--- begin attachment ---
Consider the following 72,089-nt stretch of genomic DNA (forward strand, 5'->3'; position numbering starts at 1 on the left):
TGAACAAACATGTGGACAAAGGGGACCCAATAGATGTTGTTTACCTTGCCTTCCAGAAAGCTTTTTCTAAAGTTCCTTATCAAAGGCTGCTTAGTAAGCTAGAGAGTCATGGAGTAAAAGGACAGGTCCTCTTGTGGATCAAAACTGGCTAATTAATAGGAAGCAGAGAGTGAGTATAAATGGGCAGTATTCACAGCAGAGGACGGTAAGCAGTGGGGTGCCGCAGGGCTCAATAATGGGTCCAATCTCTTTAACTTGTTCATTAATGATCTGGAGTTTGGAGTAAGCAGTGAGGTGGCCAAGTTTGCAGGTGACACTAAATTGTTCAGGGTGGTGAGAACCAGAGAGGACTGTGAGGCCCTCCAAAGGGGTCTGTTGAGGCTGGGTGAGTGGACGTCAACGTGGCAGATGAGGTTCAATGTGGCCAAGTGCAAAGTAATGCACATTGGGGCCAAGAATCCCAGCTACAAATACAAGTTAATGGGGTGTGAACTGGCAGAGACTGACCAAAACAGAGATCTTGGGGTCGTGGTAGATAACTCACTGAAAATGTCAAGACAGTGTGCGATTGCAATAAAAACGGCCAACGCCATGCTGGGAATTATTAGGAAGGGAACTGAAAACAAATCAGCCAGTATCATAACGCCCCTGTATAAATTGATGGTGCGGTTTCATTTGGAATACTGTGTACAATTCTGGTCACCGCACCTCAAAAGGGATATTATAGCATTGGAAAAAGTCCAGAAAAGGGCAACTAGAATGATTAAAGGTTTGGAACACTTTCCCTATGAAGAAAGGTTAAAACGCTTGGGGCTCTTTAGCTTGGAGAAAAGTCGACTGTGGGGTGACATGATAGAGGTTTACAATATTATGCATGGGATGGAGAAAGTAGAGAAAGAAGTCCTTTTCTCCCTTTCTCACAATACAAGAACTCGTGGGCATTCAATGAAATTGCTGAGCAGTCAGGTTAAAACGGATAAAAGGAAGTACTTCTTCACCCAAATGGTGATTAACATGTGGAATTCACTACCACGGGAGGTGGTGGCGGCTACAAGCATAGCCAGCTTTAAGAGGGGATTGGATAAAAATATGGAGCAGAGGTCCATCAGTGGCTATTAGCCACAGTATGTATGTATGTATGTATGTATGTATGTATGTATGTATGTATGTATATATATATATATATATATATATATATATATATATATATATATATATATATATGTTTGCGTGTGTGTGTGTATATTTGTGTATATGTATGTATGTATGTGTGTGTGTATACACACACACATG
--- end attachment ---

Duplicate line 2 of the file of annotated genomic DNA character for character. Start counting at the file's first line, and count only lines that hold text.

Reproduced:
TGAACAAACATGTGGACAAAGGGGACCCAATAGATGTTGTTTACCTTGCCTTCCAGAAAGCTTTTTCTAAAGTTCCTTATCAAAGGCTGCTTAGTAAGCTAGAGAGTCATGGAGTAAAAGGACAGGTCCTCTTGTGGATCAAAACTGGCTAATTAATAGGAAGCAGAGAGTGAGTATAAATGGGCAGTATTCACAGCAGAGGACGGTAAGCAGTGGGGTGCCGCAGGGCTCAATAATGGGTCCAATCTCTTTAACTTGTTCATTAATGATCTGGAGTTTGGAGTAAGCAGTGAGGTGGCCAAGTTTGCAGGTGACACTAAATTGTTCAGGGTGGTGAGAACCAGAGAGGACTGTGAGGCCCTCCAAAGGGGTCTGTTGAGGCTGGGTGAGTGGACGTCAACGTGGCAGATGAGGTTCAATGTGGCCAAGTGCAAAGTAATGCACATTGGGGCCAAGAATCCCAGCTACAAATACAAGTTAATGGGGTGTGAACTGGCAGAGACTGACCAAAACAGAGATCTTGGGGTCGTGGTAGATAACTCACTGAAAATGTCAAGACAGTGTGCGATTGCAATAAAAACGGCCAACGCCATGCTGGGAATTATTAGGAAGGGAACTGAAAACAAATCAGCCAGTATCATAACGCCCCTGTATAAATTGATGGTGCGGTTTCATTTGGAATACTGTGTACAATTCTGGTCACCGCACCTCAAAAGGGATATTATAGCATTGGAAAAAGTCCAGAAAAGGGCAACTAGAATGATTAAAGGTTTGGAACACTTTCCCTATGAAGAAAGGTTAAAACGCTTGGGGCTCTTTAGCTTGGAGAAAAGTCGACTGTGGGGTGACATGATAGAGGTTTACAATATTATGCATGGGATGGAGAAAGTAGAGAAAGAAGTCCTTTTCTCCCTTTCTCACAATACAAGAACTCGTGGGCATTCAATGAAATTGCTGAGCAGTCAGGTTAAAACGGATAAAAGGAAGTACTTCTTCACCCAAATGGTGATTAACATGTGGAATTCACTACCACGGGAGGTGGTGGCGGCTACAAGCATAGCCAGCTTTAAGAGGGGATTGGATAAAAATATGGAGCAGAGGTCCATCAGTGGCTATTAGCCACAGTATGTATGTATGTATGTATGTATGTATGTATGTATGTATGTATGTATATATATATATATATATATATATATATATATATATATATATATATATATATATGTTTGCGTGTGTGTGTGTATATTTGTGTATATGTATGTATGTATGTGTGTGTGTATACACACACACATG